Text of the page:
I am going to show you how to perform Mnemonic Induction of Lucid Dreams (aka MILD) which was first created by Dr Stephen LaBerge of The Lucidity Institute. Dr LaBerge created this technique while studying at university in order to produce lucid dreams on demand. It is a very effective technique and ideally suited for those just learning about Lucid Dreaming.

The MILD technique will help you to increase your self awareness, this makes it easier for you to be able to recognize when you are dreaming. It also involves cultivating a lucid dream with certain affirmations. This programs your next dream to contain pre-determined triggers to help induce lucidity.

A mnemonic is any learning technique that helps to boost your memory. For our use, you are placing a cue within your unconscious mind. This will help you to remember your prior intention to lucid dream before you went to bed and it will help you to recognize when you’re dreaming.

The following Mnemonic Induction of Lucid Dreams tutorial is focused towards beginners. You don’t need any special skills or knowledge. It’s broken down into four parts:

Dream Recall
Reality Checks
Lucid Affirmations
Visualize Your Dream
How to Have a Mnemonically Induced Lucid Dream

You can perform the first two steps of the MILD technique right now. The two latter steps are to be performed just before you go to bed. The last two involve meditation and visualization, these work best when you are both physically and mentally relaxed and ready for sleep.

Step #1 – Dream Recall

What’s important to note is that its really important to have a good percentage dream recall rate. This means that you are able to not only remember but also write down at least one dream every morning.

If you wake up and are struggling to remember your dreams, then they are probably not very vivid. If they aren’t vivid enough then the likelihood of you becoming lucid within them is pretty poor. What’s more, even if you are able to spontaneously become lucid within a dream then you will not even be able to remember it!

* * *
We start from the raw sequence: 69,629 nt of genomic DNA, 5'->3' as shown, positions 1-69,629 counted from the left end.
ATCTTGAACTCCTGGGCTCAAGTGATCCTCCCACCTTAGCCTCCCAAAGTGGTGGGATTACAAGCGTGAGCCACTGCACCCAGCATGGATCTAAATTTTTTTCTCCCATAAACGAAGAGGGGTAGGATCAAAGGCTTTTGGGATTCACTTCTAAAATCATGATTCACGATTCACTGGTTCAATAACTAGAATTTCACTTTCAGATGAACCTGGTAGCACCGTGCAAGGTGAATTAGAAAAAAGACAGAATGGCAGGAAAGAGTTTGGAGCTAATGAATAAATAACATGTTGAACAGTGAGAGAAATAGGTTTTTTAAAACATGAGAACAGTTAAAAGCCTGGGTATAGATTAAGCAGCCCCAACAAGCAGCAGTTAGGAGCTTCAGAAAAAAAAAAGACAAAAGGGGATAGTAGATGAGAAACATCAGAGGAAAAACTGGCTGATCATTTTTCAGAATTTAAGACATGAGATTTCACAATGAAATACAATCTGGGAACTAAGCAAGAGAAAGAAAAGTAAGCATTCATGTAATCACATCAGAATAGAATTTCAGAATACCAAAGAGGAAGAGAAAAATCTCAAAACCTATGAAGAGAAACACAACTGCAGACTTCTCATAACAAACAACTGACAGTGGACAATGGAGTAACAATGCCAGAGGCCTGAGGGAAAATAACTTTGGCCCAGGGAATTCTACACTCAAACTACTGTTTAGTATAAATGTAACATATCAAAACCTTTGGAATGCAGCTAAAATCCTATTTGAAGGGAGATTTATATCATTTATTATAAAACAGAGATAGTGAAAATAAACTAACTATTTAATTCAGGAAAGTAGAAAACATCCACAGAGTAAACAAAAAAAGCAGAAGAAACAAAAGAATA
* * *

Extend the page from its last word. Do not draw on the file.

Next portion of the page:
There are some quick and simple ways to improve your dream recall already posted on this blog, so have a search and you will easily find the articles in question.

Step #2 – Reality Checks

Throughout your day you should be constantly asking yourself “Am I dreaming?” and trying to distinguish whether you’re awake or dreaming with a simple action,  called a Reality Check.

The best way to do this is to set an alarm on your phone every hour. When it rings I try to push my hand through a solid surface while asking myself “Is this real?” If I’m awake then obviously nothing happens. But if I’m dreaming, my hand goes right through the surface!

This causes me to become lucid within my dream and everything begins to move into focus. I become self-aware and conscious within my dream and I’m able to control it.

Reality Checking is a simple way to trigger this moment of introspection. It also helps to switch checks as well, for instance; sometimes I try to float, sometimes I just simply look at the palms of my hand (within a dream paying close attention to detail can also prompt lucidity). Sometimes I just look at my phone as numbers and letters are often jumbled in non-lucid dreams.

You can choose any reality check you like, just ensure that the waking result will differ from the result within your dream. By constantly checking your reality, you are priming yourself for greater self-awareness in dreams. I usually perform at least 10 reality checks every day, sometimes more.

Step #3 – Lucid Affirmations